A Hammer toes
is a deformity of the second, third or fourth toes. In this condition, the toe is bent at the
middle joint, so that it resembles a hammer. Initially, hammer toes are flexible and can be corrected with simple measures but, if left untreated, they can become fixed and require surgery. People
with hammer toe may have corns or calluses on the top of the middle joint of the toe or on the tip of the toe. They may also feel pain in their toes or feet and have difficulty finding comfortable
Poorly fitting shoes and muscle imbalances are the most common causes of hammertoe. When shoes are too narrow or do not accommodate the shape and size of your feet, they often contort the position of
your toes. Choosing a shoe that fits Hammer toe
is very important when it comes to avoiding
foot problems like bunions or hammertoe. Having your toes bent for an extended period of time in a shoe that is too narrow or small forces your toes to adapt to the cramped space. With time, the
muscles in your feet become accustomed to holding the flexed position of your toes, making it harder, or even impossible to straighten them.
A hammertoe may be present but not always painful unless irritated by shoes. One may have enlarged toe joints with some thickened skin and no redness or swelling. However, if shoes create pressure on
the joint, the pain will usually range from pinching and squeezing to sharp and burning. In long standing conditions, the dislocated joints can cause the pain of arthritis.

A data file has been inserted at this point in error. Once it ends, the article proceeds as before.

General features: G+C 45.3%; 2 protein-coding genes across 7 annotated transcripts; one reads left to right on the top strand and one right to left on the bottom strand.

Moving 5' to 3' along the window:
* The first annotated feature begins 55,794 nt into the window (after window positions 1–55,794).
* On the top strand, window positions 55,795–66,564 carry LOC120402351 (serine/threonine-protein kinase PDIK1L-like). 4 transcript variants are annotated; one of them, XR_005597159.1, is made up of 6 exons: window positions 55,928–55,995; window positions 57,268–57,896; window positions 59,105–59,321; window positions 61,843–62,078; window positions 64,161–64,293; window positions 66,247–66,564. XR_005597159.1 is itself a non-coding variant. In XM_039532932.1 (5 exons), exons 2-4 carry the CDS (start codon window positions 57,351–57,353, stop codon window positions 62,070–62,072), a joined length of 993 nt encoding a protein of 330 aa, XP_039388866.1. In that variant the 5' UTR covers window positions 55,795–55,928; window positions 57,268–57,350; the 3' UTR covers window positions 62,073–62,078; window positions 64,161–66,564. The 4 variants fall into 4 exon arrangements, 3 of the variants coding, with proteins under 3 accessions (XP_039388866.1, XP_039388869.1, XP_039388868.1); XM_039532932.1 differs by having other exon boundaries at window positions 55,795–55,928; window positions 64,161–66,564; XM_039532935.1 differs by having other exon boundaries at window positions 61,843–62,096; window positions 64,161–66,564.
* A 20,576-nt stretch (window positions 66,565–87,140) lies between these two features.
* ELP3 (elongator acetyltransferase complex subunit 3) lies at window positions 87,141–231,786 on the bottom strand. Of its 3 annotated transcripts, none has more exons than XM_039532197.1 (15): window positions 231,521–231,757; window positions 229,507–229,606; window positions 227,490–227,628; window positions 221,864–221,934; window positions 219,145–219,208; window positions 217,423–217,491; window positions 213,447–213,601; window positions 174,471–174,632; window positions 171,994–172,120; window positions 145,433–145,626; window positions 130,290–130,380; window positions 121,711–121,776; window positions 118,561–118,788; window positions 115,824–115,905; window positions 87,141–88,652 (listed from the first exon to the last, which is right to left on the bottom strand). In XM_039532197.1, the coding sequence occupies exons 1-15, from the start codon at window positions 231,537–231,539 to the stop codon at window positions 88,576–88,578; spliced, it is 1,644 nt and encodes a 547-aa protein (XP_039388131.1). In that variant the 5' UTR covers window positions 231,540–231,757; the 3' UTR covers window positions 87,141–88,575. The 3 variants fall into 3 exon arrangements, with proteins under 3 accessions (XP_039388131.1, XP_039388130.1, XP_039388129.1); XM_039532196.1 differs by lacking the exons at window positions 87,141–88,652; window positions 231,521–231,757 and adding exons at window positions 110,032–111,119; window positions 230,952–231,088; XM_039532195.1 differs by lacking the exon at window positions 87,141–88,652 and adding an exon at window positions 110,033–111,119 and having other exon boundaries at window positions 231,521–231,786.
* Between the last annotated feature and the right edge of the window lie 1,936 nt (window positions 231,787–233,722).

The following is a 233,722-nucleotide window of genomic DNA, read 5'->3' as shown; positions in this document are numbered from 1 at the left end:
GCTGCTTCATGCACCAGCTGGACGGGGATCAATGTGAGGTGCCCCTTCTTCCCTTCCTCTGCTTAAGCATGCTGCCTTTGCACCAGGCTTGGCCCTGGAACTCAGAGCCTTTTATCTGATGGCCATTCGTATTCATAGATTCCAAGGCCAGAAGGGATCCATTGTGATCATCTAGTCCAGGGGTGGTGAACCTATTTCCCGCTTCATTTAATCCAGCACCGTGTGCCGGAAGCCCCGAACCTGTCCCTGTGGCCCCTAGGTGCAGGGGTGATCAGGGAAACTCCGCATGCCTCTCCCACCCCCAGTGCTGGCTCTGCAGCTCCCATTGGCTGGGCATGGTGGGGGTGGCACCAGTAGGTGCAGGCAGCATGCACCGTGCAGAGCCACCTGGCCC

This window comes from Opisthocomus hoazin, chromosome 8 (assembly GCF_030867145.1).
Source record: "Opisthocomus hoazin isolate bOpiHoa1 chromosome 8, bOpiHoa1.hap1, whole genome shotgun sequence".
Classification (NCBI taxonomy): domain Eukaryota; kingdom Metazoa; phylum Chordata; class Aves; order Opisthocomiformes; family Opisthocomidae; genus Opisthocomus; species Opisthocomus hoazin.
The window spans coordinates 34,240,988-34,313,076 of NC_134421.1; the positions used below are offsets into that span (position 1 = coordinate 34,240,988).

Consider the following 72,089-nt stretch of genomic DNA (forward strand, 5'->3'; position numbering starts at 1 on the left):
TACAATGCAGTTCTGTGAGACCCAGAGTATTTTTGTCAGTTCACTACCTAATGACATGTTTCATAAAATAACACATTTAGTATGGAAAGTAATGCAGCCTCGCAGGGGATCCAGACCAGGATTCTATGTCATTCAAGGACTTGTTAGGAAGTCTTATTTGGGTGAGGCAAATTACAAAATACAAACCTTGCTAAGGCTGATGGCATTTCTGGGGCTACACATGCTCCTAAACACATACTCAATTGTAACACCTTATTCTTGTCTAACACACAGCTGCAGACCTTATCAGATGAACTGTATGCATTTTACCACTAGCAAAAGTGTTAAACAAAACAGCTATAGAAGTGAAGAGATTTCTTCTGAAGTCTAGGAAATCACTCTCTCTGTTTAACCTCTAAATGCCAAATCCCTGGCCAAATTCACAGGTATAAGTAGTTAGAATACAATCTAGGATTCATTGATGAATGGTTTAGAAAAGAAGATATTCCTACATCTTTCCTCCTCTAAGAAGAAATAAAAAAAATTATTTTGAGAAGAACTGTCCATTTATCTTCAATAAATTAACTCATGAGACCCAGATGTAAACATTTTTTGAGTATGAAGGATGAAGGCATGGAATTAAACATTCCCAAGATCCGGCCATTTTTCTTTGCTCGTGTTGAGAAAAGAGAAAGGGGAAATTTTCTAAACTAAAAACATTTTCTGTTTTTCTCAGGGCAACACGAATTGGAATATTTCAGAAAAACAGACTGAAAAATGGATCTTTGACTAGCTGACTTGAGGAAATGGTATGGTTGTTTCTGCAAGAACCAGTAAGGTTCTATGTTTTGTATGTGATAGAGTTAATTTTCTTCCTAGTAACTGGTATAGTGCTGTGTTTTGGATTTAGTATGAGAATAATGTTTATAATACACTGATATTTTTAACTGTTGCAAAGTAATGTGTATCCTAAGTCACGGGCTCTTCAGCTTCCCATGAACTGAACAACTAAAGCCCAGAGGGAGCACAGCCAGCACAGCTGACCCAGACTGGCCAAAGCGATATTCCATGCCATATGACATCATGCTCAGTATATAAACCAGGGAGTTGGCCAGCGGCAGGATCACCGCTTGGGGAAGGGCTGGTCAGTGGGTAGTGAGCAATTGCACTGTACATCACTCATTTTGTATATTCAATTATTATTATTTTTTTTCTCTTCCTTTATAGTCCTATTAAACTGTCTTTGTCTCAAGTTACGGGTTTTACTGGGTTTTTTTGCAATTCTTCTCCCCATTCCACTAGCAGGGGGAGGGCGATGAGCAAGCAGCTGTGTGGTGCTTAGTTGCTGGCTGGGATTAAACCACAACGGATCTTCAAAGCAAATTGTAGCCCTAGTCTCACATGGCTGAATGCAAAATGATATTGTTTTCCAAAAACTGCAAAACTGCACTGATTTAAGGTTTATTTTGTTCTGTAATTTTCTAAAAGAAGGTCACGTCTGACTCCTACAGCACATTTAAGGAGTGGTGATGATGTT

Hammer toes may be easily detected through observation. The malformation of the person's toes begin as mild distortions, yet may worsen over time - especially if the factors causing the hammer toes
are not eased or removed. If the condition is paid attention to early enough, the person's toes may not be permanently damaged and may be treated without having to receive surgical intervention. If
the person's toes remain untreated for too long, however the muscles within the toes might stiffen even more and will require invasive procedures to correct the deformity.
Non Surgical Treatment
For hammertoes that are still flexible, a podiatrist might recommend padding or taping the toes to relieve pain and orthotic inserts for shoes to minimize pressure and keep the toe properly aligned.
Anti-inflammatory drugs or corticosteroid injections can relieve pain and inflammation. For more advanced cases of hammertoe, a podiatrist might recommend a surgical procedure to cut the tendon,
allowing the toe to straighten. For hammertoes that have become rigid, a more complicated surgery might be needed, during which the podiatrist removes part of the bone at the deformed joint to allow
it to straighten.
If conservative treatments don't help, your doctor may recommend surgery to release the tendon that's preventing your toe from lying flat. In some cases, your doctor might also remove some pieces of
bone to straighten your toe.